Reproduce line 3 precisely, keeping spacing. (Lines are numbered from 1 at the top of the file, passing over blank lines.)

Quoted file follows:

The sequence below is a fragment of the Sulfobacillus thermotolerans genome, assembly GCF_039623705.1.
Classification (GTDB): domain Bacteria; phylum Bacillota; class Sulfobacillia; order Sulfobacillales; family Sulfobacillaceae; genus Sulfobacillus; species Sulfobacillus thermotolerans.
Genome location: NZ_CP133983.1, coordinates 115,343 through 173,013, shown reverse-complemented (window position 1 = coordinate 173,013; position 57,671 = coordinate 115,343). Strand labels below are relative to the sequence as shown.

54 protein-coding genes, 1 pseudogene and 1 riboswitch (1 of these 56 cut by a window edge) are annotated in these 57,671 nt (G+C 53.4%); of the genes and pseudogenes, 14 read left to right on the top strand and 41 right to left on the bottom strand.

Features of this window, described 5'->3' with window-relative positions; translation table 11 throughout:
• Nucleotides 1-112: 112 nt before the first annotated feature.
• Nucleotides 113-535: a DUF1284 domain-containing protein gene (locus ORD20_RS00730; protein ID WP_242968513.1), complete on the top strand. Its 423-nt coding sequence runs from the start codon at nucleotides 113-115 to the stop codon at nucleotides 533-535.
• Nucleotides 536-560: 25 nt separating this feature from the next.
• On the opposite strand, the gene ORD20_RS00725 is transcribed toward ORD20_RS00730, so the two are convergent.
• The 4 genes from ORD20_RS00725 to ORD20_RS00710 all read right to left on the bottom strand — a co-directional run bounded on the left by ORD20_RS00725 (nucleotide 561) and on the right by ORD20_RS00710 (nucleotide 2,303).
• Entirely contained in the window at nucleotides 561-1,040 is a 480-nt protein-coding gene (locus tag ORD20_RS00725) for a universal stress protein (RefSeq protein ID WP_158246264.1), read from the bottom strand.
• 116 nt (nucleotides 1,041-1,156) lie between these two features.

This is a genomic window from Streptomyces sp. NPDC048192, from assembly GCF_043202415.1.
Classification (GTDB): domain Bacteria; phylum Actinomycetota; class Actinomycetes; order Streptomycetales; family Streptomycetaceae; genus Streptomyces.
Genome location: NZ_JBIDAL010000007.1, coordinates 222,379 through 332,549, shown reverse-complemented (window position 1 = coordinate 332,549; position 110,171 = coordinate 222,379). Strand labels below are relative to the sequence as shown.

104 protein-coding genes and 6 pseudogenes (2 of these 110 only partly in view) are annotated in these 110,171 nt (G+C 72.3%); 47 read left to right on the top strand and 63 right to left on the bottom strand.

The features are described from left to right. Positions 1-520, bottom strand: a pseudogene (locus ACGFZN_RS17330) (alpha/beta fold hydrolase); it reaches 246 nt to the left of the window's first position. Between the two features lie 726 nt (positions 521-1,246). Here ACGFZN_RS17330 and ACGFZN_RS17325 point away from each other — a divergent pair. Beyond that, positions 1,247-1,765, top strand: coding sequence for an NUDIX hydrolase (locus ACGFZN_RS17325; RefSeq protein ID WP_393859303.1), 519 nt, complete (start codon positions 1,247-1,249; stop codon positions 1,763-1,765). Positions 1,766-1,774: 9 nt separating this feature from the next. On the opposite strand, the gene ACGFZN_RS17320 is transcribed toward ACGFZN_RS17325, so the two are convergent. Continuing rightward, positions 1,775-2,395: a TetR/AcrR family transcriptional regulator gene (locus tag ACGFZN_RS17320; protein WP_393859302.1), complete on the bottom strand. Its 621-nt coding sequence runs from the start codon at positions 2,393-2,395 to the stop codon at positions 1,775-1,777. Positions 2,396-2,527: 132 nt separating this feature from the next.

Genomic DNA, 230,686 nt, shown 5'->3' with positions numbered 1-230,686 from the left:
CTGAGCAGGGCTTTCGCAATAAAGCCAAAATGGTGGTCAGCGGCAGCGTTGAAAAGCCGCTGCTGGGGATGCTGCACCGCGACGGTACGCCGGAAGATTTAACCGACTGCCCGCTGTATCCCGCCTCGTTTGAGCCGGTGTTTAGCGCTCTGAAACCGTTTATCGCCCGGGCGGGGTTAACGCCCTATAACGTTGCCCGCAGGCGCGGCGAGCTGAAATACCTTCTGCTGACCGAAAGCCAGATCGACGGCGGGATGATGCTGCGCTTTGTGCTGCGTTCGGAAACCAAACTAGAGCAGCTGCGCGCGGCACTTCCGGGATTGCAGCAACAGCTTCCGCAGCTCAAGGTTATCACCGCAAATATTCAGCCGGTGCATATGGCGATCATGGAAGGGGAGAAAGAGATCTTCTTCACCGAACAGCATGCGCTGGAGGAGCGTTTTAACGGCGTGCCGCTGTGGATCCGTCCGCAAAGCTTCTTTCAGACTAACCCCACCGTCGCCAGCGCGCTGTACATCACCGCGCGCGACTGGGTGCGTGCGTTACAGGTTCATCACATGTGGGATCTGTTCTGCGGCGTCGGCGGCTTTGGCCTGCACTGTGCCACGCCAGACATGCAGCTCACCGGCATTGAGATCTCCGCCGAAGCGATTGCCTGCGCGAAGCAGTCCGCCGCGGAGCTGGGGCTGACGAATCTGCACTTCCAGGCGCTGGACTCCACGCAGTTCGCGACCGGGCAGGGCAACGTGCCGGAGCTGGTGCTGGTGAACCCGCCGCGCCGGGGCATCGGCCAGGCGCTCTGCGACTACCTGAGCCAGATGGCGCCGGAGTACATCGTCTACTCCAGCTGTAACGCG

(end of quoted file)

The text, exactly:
Genome location: NZ_CP133983.1, coordinates 115,343 through 173,013, shown reverse-complemented (window position 1 = coordinate 173,013; position 57,671 = coordinate 115,343). Strand labels below are relative to the sequence as shown.